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For a long time I've been curious about predicting the acoustic power spectrum of river sound from hydrodynamic measurements.

What got me started thinking about this topic was repeatedly observing the band-limited energy of powerful rivers when looking at spectrograms of audio recordings: Spectrogram from the Toe of the Tokositna

It's apparent that most of the energy of this river is contained between the 200 Hz and 2000 Hz bands. Removing the time axis (by taking a median) makes it easier to see that the energy is actually distributed around a few central bands (500 or 630 Hz):

enter image description here

A similar pattern (with varied bandwidth) has appeared at dozens of measurement locations near alpine rivers.


I believe this observation has the same peaked quality as spectra described theoretically by He et al. 2004, Figure 1, pg. 3 and observed empirically by Lockheed-Georgia Co. 1976.

From He et al. 2004: energy spectrum of turbulence as a function of wavenumber

and from Lockheed-Georgia Co. 1976: SPL as a function of 1/3rd octave band frequency


Of course there are possible environmental factors - such as terrain attenuation or atmospheric effects - that could be producing such a peaked spectrum. For the sake of a simpler answer, let's assume the receiver position is above the river pointed at the flow and that the receiver is in the far field.

enter image description here


Is there a theory that predicts such a peaked acoustic power spectrum in terms of measurable hydrodynamic properties?


I'm assuming that most of this energy is either coming from resistance in the form of rocks (on the bed or sticking up in the flow) or from the sound of turbulence, itself.

In the former case I thought Johnson-Nyquist noise might be helpful (by analogy), and in the latter perhaps Kolmogorov's length microscales? I've also considered explanations derived from Sir James Lighthill's aeroacoustic analogy.

I'm especially interested in theory that could be coupled to practical hydrology measurements such as slope, discharge, or grain size.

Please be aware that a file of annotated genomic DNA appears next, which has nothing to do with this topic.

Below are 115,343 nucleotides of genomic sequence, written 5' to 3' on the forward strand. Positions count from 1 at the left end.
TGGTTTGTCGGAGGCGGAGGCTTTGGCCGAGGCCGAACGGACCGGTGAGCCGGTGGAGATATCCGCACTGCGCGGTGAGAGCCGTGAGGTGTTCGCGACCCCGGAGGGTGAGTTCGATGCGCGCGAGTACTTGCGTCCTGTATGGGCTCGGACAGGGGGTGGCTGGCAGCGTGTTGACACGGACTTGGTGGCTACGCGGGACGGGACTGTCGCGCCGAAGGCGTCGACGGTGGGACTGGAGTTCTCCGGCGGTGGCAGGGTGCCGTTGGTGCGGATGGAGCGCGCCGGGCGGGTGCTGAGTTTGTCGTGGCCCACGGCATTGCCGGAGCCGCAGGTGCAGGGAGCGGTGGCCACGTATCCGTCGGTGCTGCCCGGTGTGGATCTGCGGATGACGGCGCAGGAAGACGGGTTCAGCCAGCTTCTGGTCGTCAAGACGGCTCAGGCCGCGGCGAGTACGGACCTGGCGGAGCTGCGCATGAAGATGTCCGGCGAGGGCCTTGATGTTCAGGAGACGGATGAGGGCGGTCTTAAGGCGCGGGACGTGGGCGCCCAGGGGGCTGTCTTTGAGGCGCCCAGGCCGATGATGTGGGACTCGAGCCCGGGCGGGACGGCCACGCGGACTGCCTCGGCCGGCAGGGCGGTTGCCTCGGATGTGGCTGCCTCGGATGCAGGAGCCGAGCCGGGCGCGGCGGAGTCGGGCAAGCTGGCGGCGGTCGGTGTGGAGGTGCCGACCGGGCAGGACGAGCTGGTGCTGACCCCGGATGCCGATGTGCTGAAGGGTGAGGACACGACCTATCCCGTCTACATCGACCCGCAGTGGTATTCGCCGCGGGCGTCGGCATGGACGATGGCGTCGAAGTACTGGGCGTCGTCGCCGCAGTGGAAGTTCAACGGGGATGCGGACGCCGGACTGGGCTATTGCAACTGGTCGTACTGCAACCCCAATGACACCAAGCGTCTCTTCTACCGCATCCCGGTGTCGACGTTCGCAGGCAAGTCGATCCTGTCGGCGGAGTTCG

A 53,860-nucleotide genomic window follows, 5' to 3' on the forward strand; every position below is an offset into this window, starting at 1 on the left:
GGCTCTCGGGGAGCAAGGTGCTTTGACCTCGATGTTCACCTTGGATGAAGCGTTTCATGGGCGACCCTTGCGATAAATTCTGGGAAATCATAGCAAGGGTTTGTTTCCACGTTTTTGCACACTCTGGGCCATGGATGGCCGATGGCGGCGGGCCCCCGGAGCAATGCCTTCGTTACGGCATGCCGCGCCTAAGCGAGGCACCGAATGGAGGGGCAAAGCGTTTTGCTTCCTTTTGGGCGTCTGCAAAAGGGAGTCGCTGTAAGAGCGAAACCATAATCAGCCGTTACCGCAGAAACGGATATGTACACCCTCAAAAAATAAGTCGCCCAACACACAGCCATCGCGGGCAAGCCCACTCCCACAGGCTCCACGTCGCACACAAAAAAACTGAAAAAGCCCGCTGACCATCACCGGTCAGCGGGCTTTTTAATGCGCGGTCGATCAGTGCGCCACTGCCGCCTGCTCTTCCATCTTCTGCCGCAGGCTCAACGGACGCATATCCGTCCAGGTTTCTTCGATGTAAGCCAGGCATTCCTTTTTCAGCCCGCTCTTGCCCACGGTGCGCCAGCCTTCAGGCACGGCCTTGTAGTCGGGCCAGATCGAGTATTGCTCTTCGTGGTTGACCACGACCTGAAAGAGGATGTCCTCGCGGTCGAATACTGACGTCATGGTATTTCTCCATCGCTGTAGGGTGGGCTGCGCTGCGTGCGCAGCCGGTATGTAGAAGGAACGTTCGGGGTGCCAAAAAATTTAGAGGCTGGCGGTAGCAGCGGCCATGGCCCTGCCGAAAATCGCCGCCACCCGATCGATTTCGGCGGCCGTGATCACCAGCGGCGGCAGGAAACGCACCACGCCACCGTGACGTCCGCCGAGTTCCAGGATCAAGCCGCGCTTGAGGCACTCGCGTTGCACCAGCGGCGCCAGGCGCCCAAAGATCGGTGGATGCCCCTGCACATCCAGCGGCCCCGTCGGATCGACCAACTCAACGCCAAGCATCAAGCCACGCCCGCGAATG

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    $\begingroup$ First and foremost, I don't know very much, if anything, about this field, but it occurred to me that you can't really ask for an easier experiment than putting rocks into a flow of water. Is it then possible to correlate the spectrum(s) produced with the physical setups you could create under controlled conditions, and attempt prediction based on that? Apologies if this just shows my ignorance, no need to answer. $\endgroup$ – user175021 Nov 11 '17 at 8:25
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    $\begingroup$ Since this measurement was done in open-air conditions how can you be sure that the noise is due to flow only? $\endgroup$ – Deep Nov 12 '17 at 3:34
  • $\begingroup$ You make a good point, of course. On the spectrogram you can see all sorts of fading phenomena. And I'm beginning to expect I've chosen a poor example because that notch between the 50 Hz and 200 Hz bands makes me suspicious of interference. (?) Still, I know that energy is due to water from listening to the audio, and seeing this same pattern at dozens of sites with rapidly flowing rivers nearby. I've been out many times to record the sound of water (and dabble with the hydrology side.) If it's helpful to the solution I can add more spectrograms? $\endgroup$ – D. Betchkal Nov 12 '17 at 19:08